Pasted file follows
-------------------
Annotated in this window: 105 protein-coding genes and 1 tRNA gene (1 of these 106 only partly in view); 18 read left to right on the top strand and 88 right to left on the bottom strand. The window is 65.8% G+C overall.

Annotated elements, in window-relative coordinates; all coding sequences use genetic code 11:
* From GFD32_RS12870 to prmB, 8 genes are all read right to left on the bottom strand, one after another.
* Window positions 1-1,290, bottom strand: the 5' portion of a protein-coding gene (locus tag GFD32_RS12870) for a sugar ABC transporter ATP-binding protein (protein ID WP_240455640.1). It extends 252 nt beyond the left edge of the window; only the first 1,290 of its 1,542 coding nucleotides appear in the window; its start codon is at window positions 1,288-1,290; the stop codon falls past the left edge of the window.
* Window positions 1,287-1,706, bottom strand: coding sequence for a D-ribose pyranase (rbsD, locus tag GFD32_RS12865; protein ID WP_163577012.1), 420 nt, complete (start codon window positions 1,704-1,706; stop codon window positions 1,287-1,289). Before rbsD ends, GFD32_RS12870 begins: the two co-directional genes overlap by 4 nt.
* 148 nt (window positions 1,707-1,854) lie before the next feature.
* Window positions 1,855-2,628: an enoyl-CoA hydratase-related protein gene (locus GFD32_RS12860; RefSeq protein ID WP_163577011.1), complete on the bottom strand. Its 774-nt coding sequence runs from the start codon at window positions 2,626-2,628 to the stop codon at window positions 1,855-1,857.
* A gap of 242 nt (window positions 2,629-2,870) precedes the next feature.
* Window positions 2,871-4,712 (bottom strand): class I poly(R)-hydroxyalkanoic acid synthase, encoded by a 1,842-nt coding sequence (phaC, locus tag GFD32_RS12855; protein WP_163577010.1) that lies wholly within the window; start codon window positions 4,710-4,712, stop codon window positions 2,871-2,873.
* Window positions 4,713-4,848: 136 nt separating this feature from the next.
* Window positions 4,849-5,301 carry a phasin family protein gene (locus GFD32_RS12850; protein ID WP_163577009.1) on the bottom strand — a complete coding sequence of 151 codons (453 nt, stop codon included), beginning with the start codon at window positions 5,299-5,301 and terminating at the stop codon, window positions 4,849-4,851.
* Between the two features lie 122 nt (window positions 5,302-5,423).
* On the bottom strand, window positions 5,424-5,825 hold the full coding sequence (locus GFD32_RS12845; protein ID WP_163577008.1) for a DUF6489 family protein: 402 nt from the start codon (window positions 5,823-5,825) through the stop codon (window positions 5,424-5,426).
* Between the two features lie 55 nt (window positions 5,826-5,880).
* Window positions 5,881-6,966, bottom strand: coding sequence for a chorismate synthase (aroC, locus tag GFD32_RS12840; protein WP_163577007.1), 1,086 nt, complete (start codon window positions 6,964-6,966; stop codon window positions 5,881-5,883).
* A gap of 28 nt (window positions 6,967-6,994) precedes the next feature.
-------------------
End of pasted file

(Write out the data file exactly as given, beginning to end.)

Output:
Annotated in this window: 105 protein-coding genes and 1 tRNA gene (1 of these 106 only partly in view); 18 read left to right on the top strand and 88 right to left on the bottom strand. The window is 65.8% G+C overall.

Annotated elements, in window-relative coordinates; all coding sequences use genetic code 11:
* From GFD32_RS12870 to prmB, 8 genes are all read right to left on the bottom strand, one after another.
* Window positions 1-1,290, bottom strand: the 5' portion of a protein-coding gene (locus tag GFD32_RS12870) for a sugar ABC transporter ATP-binding protein (protein ID WP_240455640.1). It extends 252 nt beyond the left edge of the window; only the first 1,290 of its 1,542 coding nucleotides appear in the window; its start codon is at window positions 1,288-1,290; the stop codon falls past the left edge of the window.
* Window positions 1,287-1,706, bottom strand: coding sequence for a D-ribose pyranase (rbsD, locus tag GFD32_RS12865; protein ID WP_163577012.1), 420 nt, complete (start codon window positions 1,704-1,706; stop codon window positions 1,287-1,289). Before rbsD ends, GFD32_RS12870 begins: the two co-directional genes overlap by 4 nt.
* 148 nt (window positions 1,707-1,854) lie before the next feature.
* Window positions 1,855-2,628: an enoyl-CoA hydratase-related protein gene (locus GFD32_RS12860; RefSeq protein ID WP_163577011.1), complete on the bottom strand. Its 774-nt coding sequence runs from the start codon at window positions 2,626-2,628 to the stop codon at window positions 1,855-1,857.
* A gap of 242 nt (window positions 2,629-2,870) precedes the next feature.
* Window positions 2,871-4,712 (bottom strand): class I poly(R)-hydroxyalkanoic acid synthase, encoded by a 1,842-nt coding sequence (phaC, locus tag GFD32_RS12855; protein WP_163577010.1) that lies wholly within the window; start codon window positions 4,710-4,712, stop codon window positions 2,871-2,873.
* Window positions 4,713-4,848: 136 nt separating this feature from the next.
* Window positions 4,849-5,301 carry a phasin family protein gene (locus GFD32_RS12850; protein ID WP_163577009.1) on the bottom strand — a complete coding sequence of 151 codons (453 nt, stop codon included), beginning with the start codon at window positions 5,299-5,301 and terminating at the stop codon, window positions 4,849-4,851.
* Between the two features lie 122 nt (window positions 5,302-5,423).
* On the bottom strand, window positions 5,424-5,825 hold the full coding sequence (locus GFD32_RS12845; protein ID WP_163577008.1) for a DUF6489 family protein: 402 nt from the start codon (window positions 5,823-5,825) through the stop codon (window positions 5,424-5,426).
* Between the two features lie 55 nt (window positions 5,826-5,880).
* Window positions 5,881-6,966, bottom strand: coding sequence for a chorismate synthase (aroC, locus tag GFD32_RS12840; protein WP_163577007.1), 1,086 nt, complete (start codon window positions 6,964-6,966; stop codon window positions 5,881-5,883).
* A gap of 28 nt (window positions 6,967-6,994) precedes the next feature.